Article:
Open vs. Closed Primary Elections in the U.S.
Created by FindLaw's team of legal writers and editors | Last reviewed March 18, 2020
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Voting in the election of governing officials is one of the defining features of a democratic republic. In the United States, voters have a unique opportunity to participate in electing federal, state, and local officials by casting their own ballots in elections.
Different elections have their own objectives and procedures. Additionally, each state has unique rules for conducting elections. All of these factors determine what the voting process will entail for voters in any given election.
In the U.S., states can have open or closed primary elections or variations of both. However, it is important to first know the difference between primary elections and general elections before we discuss the differences between open and closed primary elections.
Primary Elections vs. General Elections
Partisan primary elections — often known as "primaries" — are elections held within a political party before general elections. In general, the main purpose of a primary election is to narrow the field of candidates within a political party. Voters accomplish this goal by electing a single candidate to represent their party.
Once each party elects a candidate to represent them, those candidates move on to compete against each other in the general election.
General elections are elections between each party's elected candidate. The goal of general elections is to select a candidate to fill the office for which the candidates are running, e.g., the presidential office, gubernatorial office, etc.
Open vs. Closed Primary Elections
Finding the best-qualified candidate to represent a party is challenging, and different states have different ways of choosing them in partisan primaries.
When we talk about open primaries, we are essentially talking about primary elections that are open to all voters, regardless of their political party affiliation.
Open primaries give voters the greatest amount of freedom when casting their vote because they can privately vote in either party's primary.
Voters in areas with open primaries can vote for a candidate in their party, or they may choose to vote on the other party's ballot, crossing party lines. Open primaries also allow independent and third-party voters to participate in primaries without registering with the party.
Unlike open primaries, voters in areas with closed primaries have to officially register for a political party before they can vote in the party's primary.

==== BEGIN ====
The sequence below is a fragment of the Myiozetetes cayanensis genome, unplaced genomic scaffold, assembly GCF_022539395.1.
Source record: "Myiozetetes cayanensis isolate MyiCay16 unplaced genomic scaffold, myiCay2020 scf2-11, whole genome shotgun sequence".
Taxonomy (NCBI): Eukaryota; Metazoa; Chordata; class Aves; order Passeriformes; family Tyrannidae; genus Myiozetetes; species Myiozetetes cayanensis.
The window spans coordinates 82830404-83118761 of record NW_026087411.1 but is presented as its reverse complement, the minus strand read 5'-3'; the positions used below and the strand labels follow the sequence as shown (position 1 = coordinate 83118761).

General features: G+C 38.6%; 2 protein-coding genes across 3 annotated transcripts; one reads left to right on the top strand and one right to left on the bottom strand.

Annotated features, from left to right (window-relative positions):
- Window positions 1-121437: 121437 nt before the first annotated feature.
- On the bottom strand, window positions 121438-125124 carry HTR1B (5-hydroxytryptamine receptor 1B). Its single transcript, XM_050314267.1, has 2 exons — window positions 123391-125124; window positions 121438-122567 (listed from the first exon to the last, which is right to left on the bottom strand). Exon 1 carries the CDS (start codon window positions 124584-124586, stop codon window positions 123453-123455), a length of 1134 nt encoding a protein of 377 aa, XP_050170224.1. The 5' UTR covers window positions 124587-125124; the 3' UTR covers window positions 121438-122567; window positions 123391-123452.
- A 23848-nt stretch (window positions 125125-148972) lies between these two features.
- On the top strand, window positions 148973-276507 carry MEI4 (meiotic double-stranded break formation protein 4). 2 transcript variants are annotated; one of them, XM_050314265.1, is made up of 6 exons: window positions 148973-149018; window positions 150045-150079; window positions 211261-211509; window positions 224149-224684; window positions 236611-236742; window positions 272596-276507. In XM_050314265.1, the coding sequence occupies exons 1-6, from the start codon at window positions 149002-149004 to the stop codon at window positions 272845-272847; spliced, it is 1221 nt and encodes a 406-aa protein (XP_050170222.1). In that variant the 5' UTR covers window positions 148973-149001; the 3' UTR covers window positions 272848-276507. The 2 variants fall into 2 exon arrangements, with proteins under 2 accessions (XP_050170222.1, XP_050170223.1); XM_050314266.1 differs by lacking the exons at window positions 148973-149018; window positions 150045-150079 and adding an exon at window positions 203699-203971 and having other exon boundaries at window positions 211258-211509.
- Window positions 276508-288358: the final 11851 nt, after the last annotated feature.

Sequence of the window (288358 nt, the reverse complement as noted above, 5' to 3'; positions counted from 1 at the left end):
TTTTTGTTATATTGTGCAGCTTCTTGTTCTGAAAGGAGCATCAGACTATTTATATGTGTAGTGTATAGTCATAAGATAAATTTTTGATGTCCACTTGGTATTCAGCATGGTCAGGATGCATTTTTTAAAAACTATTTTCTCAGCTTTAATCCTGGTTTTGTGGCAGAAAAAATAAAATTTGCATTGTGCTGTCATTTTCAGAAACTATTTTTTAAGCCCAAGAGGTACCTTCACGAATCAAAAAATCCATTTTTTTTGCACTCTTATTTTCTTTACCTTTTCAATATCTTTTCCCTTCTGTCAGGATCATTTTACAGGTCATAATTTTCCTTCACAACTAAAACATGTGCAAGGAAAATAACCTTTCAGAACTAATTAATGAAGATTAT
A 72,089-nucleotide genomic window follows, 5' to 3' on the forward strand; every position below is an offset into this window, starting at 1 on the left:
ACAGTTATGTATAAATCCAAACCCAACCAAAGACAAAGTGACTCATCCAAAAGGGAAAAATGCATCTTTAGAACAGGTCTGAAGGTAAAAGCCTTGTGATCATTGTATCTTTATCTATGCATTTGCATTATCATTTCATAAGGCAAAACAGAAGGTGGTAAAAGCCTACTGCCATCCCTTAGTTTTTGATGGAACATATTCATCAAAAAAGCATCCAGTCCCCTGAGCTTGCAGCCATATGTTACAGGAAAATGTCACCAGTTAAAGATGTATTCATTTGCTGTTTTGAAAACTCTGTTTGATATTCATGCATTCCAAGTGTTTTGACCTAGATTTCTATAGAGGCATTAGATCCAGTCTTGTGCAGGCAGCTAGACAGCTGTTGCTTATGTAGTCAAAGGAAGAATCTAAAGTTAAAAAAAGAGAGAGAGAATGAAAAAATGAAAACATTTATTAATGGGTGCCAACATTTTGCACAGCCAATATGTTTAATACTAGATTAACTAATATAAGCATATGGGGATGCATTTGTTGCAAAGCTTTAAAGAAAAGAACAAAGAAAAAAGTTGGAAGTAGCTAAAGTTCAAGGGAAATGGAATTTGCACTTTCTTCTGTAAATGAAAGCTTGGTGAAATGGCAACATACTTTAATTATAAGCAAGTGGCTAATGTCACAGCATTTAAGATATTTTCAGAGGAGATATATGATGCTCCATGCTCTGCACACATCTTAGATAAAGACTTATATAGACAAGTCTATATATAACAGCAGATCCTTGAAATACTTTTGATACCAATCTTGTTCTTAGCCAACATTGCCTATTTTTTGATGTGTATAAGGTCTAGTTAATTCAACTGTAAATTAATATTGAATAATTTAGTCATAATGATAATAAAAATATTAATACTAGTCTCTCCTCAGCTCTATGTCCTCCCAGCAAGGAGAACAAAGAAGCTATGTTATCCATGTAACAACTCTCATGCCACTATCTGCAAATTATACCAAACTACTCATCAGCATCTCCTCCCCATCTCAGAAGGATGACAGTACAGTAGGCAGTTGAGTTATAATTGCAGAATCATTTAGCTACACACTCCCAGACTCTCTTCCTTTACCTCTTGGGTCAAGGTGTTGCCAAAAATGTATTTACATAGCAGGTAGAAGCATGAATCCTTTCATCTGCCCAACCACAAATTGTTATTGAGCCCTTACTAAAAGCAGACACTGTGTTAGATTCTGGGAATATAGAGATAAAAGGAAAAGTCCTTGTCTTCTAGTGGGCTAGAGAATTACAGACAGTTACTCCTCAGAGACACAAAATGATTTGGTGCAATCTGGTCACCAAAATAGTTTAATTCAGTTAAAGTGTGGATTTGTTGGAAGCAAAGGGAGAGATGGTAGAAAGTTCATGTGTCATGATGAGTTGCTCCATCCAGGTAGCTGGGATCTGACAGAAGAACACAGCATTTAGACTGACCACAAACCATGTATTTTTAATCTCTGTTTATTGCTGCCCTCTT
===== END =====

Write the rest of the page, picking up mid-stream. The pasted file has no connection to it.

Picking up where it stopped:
Once the voter has registered with a particular party, the voter can only participate in that party's primary election. For example, Republicans can only vote in the Republican primaries, and Democrats can only vote in the Democratic primaries.
An important feature of the closed primary system is that it forces voters to affiliate with a political party before they can vote in a primary election. Therefore, independent and non-affiliated voters are generally forced to affiliate with either the Republican or Democratic party to cast their vote in a primary election.
Why Do Some States Use Closed Primaries?
If open primaries provide more voters with a greater amount of choices, why do some states have closed primaries?
Proponents of closed primaries say that it strengthens a party's ability to nominate a candidate of their party's choosing when outsiders are not allowed to participate.
Another concern is that open primaries allow members from opposing parties to vote across party lines. They can attempt to elect a candidate the opposition party is more likely to beat in a general election.
This process is known as "raiding" and is rare, as most voters want to vote for their party instead of against it.
Semi-open vs. Semi-closed Primaries
Some states hold primaries that are neither strictly open nor completely closed. Depending on how they are carried out, these not-quite-open-nor-closed primaries are known as semi-open or semi-closed primaries.
In a semi-open primary, voters fill out party-specific ballots, but they do not have to officially affiliate with either party. If an independent or non-affiliated voter wants to vote for a Democrat in the primary election, they vote with a Democratic ballot when they arrive at the voting booth.
Likewise, if they want to vote for a Republican in the primary election, they cast a Republican ballot.
In semi-closed primaries, voters still have to affiliate with a party before they can vote. But, unlike a truly closed primary system, voters do not have to officially affiliate with a party until they vote.
Voters can generally change their party affiliation on Election Day. However, many states, like New Hampshire and Colorado, still require voters to officially affiliate with a party before they can cast their ballot.
Some states allow each party to choose what type of primary it will have. In Alaska, for example, the Republican Party holds semi-closed primaries while other parties hold open primaries.
Legal Support for Voters
Because so many states conduct their primary elections differently, it can be worthwhile for voters to look into their state's primary election procedures before heading to the polls.
If voters suspect their right to participate in any type of election have been unjustly limited, they should consider contacting an experienced attorney in their area.